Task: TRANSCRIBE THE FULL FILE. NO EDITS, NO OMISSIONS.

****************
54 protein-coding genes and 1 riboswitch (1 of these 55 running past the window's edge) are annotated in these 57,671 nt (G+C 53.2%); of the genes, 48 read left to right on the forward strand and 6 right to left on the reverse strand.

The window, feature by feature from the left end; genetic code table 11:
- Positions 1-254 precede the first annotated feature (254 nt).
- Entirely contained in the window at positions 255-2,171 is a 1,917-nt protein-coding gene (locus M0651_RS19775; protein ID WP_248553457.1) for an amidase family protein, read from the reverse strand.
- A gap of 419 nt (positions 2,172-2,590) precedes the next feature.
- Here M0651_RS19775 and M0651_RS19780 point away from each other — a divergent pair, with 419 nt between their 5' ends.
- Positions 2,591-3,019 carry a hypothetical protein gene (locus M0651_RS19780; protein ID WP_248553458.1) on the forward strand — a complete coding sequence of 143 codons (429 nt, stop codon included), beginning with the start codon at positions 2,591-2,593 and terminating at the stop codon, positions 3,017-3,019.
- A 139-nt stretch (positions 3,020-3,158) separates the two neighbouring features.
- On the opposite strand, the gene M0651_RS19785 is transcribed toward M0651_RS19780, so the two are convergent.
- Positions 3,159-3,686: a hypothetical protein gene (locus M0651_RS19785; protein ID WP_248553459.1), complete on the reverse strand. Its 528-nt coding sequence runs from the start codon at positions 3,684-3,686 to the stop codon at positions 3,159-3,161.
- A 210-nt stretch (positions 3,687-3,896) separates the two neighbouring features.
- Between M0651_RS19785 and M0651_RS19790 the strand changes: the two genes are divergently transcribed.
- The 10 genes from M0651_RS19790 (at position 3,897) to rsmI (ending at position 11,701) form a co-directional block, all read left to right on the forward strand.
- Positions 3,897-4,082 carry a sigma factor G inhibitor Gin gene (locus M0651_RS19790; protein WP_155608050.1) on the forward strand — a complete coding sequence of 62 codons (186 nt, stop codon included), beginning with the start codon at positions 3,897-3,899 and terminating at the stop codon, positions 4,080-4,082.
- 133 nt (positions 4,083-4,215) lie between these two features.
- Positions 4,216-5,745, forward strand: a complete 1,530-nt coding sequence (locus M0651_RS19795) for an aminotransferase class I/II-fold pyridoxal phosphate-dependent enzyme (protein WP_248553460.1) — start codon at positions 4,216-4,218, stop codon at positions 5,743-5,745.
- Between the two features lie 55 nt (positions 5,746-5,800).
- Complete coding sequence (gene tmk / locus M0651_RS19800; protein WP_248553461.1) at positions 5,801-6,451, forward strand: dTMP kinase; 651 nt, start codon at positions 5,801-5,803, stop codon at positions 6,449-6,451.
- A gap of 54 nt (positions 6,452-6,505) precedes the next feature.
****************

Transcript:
54 protein-coding genes and 1 riboswitch (1 of these 55 running past the window's edge) are annotated in these 57,671 nt (G+C 53.2%); of the genes, 48 read left to right on the forward strand and 6 right to left on the reverse strand.

The window, feature by feature from the left end; genetic code table 11:
- Positions 1-254 precede the first annotated feature (254 nt).
- Entirely contained in the window at positions 255-2,171 is a 1,917-nt protein-coding gene (locus M0651_RS19775; protein ID WP_248553457.1) for an amidase family protein, read from the reverse strand.
- A gap of 419 nt (positions 2,172-2,590) precedes the next feature.
- Here M0651_RS19775 and M0651_RS19780 point away from each other — a divergent pair, with 419 nt between their 5' ends.
- Positions 2,591-3,019 carry a hypothetical protein gene (locus M0651_RS19780; protein ID WP_248553458.1) on the forward strand — a complete coding sequence of 143 codons (429 nt, stop codon included), beginning with the start codon at positions 2,591-2,593 and terminating at the stop codon, positions 3,017-3,019.
- A 139-nt stretch (positions 3,020-3,158) separates the two neighbouring features.
- On the opposite strand, the gene M0651_RS19785 is transcribed toward M0651_RS19780, so the two are convergent.
- Positions 3,159-3,686: a hypothetical protein gene (locus M0651_RS19785; protein ID WP_248553459.1), complete on the reverse strand. Its 528-nt coding sequence runs from the start codon at positions 3,684-3,686 to the stop codon at positions 3,159-3,161.
- A 210-nt stretch (positions 3,687-3,896) separates the two neighbouring features.
- Between M0651_RS19785 and M0651_RS19790 the strand changes: the two genes are divergently transcribed.
- The 10 genes from M0651_RS19790 (at position 3,897) to rsmI (ending at position 11,701) form a co-directional block, all read left to right on the forward strand.
- Positions 3,897-4,082 carry a sigma factor G inhibitor Gin gene (locus M0651_RS19790; protein WP_155608050.1) on the forward strand — a complete coding sequence of 62 codons (186 nt, stop codon included), beginning with the start codon at positions 3,897-3,899 and terminating at the stop codon, positions 4,080-4,082.
- 133 nt (positions 4,083-4,215) lie between these two features.
- Positions 4,216-5,745, forward strand: a complete 1,530-nt coding sequence (locus M0651_RS19795) for an aminotransferase class I/II-fold pyridoxal phosphate-dependent enzyme (protein WP_248553460.1) — start codon at positions 4,216-4,218, stop codon at positions 5,743-5,745.
- Between the two features lie 55 nt (positions 5,746-5,800).
- Complete coding sequence (gene tmk / locus M0651_RS19800; protein WP_248553461.1) at positions 5,801-6,451, forward strand: dTMP kinase; 651 nt, start codon at positions 5,801-5,803, stop codon at positions 6,449-6,451.
- A gap of 54 nt (positions 6,452-6,505) precedes the next feature.